Constantine II (1940–)

Previews - Winter Olympics Day -3

Since Greece became a parliamentary republic in 1974, its former king has had no role in political or public life, to almost universal relief. Assuming the throne at the age of 23, Constantine caused enough damage from 1964 to 1967. Soon, he found himself at loggerheads with the centrist government, led by George Papandreou, who eventually resigned. Constantine then sought to create amenable governments using centrist party defectors, which fuelled a constitutional crisis and political instability that ultimately led to the 1967 military coup.

Georgios Papadopoulos (1919–1999)

George Papadopoulos

The weak state of Greek democracy was dealt a major blow in 1967 when a group of mid-level army officers, led by Colonel Georgios Papadopoulos, staged a successful coup d’état. Seven years of dictatorship followed, during which Papadopoulos himself was deposed in a coup by hardliners. While Papadopoulos would later die in prison, his asinine medical metaphors—he often likened himself to a doctor trying to cure a sick patient (Greece)—were redeployed by advocates of taking a tough line on Greece when crisis struck in 2009.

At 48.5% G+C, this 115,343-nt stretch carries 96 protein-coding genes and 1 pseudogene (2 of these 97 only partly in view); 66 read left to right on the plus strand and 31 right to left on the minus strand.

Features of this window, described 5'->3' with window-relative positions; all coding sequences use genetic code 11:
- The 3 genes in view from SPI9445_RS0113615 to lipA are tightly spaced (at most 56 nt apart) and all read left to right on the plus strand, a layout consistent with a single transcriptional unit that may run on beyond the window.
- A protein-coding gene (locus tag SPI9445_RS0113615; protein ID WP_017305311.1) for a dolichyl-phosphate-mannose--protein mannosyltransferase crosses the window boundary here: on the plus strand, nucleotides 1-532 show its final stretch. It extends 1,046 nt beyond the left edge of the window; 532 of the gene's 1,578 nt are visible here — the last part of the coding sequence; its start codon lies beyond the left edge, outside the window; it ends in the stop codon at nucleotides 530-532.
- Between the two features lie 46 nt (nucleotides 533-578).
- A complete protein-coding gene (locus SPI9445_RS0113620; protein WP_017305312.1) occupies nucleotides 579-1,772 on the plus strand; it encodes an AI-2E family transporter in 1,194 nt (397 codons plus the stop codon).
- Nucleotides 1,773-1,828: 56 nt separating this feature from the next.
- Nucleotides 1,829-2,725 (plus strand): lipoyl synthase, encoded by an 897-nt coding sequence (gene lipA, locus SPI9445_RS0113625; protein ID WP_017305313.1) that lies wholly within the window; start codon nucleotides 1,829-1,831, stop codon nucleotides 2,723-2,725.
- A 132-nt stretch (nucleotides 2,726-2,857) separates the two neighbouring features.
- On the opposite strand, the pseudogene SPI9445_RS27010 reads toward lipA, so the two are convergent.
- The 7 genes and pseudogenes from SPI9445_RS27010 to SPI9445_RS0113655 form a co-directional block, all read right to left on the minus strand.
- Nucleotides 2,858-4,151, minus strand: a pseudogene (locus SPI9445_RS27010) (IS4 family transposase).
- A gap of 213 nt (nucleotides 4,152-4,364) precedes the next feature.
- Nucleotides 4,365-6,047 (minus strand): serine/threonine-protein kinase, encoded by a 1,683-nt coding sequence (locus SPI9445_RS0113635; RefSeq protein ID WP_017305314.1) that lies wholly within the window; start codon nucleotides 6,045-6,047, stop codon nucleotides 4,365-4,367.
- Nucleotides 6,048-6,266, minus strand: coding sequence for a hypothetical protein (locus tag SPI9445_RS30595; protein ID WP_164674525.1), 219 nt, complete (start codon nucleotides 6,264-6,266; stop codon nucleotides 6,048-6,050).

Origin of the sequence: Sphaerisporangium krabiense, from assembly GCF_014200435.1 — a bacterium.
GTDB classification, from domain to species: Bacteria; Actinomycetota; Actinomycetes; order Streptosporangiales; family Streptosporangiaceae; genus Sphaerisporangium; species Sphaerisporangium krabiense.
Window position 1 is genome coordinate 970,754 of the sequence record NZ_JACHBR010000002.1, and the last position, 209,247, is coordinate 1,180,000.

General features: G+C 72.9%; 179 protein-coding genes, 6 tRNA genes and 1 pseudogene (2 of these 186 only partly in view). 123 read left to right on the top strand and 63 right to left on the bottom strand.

Andreas Papandreou (1919–1996)

Andreas Papandreou

Greece’s longest serving prime minister since the restoration of democracy in 1974, Andreas Papandreou left an indelible mark on Greek politics and its economy. Over the course of his decade in office (1981–89, 1993–96), the Harvard-trained economist introduced long overdue social and progressive reforms and stacked the civil service with his socialist Pasok party supporters. While he elevated many Greeks to the middle class, that success came at the heavy cost of drastically increasing the budget deficit and public debt levels. As corruption scandals mounted in the late 1980s, Papandreou created a sideshow by ditching his wife in favor of his airhostess mistress.

Kostas Karamanlis (1956–)

Supporters Rally For Greek New Democracy Party